On Monday, the Illinois Association of REALTORS® released its data showing that Illinois home sales are down 21 percent in the third quarter from the same time last year. The city of Chicago median price was also down 4.5 percent in the third quarter compared to this time in 2007. So, what does this all mean?
Well, as C.A.R. President David Hanna put it, “The housing market is still unsettled. It is only natural at this time for all the participants to be looking to the new Administration to provide some direction for resolving the overriding economic issues we face.” The fact of the matter is, time and a significant boost from our federal government are really the only ways our marketplace, locally and nationally, will see the correction it needs.
The National Association of REALTORS ® has released its proposed Four-Point Housing Stimulus Plan, urging Congress to take specific measures to remedy the national housing crisis. Among the items it outlines are:
- Making the $7500 first-time homebuyer tax credit available to all buyers and eliminate the repayment requirements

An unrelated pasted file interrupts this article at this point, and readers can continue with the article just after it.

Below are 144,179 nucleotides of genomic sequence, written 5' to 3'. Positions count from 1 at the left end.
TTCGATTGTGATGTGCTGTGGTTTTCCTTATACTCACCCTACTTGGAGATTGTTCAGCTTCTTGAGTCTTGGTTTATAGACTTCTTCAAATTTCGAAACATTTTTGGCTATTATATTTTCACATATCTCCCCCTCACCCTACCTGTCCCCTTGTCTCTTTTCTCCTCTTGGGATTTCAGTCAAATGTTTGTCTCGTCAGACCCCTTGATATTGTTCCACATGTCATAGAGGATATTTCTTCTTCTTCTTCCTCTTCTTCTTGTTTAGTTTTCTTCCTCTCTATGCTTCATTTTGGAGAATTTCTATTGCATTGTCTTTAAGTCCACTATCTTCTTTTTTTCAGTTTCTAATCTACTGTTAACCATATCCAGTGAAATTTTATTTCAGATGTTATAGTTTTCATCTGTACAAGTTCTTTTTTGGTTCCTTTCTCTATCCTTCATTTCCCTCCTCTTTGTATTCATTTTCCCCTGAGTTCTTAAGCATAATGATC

- Making the 2008 FHA, Fannie Mae and Freddie Mac loan limits permanent as the 2009 rules will reduce them
- Getting the Treasury relief program back on track and targeting more funds for mortgage relief.
- Permanently bar banks from engaging in real estate brokerage and management.
In the interim, it is imperative that REALTORS® also continue to work with homebuyers on taking advantage of the many extraordinary buying opportunities in our market. The homebuyer tax credit incentive and affordable home prices have helped prompt many first-time homebuyers to jump into the market now, as interest rates are low and appealing to many.
The role of the REALTOR® has evolved into more than a catalyst helping a buyer or seller with their transaction; REALTORS® really bring both parties to the table, and work with other real estate professionals to help make it all possible, while understanding all the constraints of the current market. The dream of homeownership is still relevant to Americans today – it’s up to us continue to make it a reality for all.